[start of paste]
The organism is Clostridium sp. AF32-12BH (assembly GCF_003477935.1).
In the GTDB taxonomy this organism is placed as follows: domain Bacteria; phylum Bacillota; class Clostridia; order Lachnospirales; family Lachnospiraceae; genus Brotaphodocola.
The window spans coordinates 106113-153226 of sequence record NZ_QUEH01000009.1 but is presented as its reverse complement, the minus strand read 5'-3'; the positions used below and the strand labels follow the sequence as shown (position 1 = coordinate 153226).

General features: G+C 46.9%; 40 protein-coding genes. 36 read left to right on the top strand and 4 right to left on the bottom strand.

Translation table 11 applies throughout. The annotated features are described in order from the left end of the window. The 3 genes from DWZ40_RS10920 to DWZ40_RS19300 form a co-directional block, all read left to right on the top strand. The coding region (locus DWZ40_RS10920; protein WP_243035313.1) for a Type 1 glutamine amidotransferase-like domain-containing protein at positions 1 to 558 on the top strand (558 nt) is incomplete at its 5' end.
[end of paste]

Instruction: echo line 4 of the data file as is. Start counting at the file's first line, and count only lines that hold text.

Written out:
General features: G+C 46.9%; 40 protein-coding genes. 36 read left to right on the top strand and 4 right to left on the bottom strand.